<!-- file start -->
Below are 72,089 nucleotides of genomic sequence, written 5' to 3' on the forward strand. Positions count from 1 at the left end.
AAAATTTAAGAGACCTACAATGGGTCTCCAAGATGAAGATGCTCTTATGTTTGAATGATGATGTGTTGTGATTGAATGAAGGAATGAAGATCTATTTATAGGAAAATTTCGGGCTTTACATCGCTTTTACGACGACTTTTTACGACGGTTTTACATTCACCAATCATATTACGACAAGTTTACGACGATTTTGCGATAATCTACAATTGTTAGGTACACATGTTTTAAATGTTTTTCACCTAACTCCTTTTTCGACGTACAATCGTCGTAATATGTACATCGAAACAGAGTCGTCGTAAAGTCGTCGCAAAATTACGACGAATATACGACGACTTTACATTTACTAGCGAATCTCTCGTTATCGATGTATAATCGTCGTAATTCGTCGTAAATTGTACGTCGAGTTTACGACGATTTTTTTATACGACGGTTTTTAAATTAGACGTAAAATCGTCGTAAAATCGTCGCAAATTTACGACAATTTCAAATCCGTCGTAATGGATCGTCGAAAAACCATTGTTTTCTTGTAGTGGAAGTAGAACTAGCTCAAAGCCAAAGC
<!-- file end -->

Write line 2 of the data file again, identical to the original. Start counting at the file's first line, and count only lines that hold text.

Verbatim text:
AAAATTTAAGAGACCTACAATGGGTCTCCAAGATGAAGATGCTCTTATGTTTGAATGATGATGTGTTGTGATTGAATGAAGGAATGAAGATCTATTTATAGGAAAATTTCGGGCTTTACATCGCTTTTACGACGACTTTTTACGACGGTTTTACATTCACCAATCATATTACGACAAGTTTACGACGATTTTGCGATAATCTACAATTGTTAGGTACACATGTTTTAAATGTTTTTCACCTAACTCCTTTTTCGACGTACAATCGTCGTAATATGTACATCGAAACAGAGTCGTCGTAAAGTCGTCGCAAAATTACGACGAATATACGACGACTTTACATTTACTAGCGAATCTCTCGTTATCGATGTATAATCGTCGTAATTCGTCGTAAATTGTACGTCGAGTTTACGACGATTTTTTTATACGACGGTTTTTAAATTAGACGTAAAATCGTCGTAAAATCGTCGCAAATTTACGACAATTTCAAATCCGTCGTAATGGATCGTCGAAAAACCATTGTTTTCTTGTAGTGGAAGTAGAACTAGCTCAAAGCCAAAGC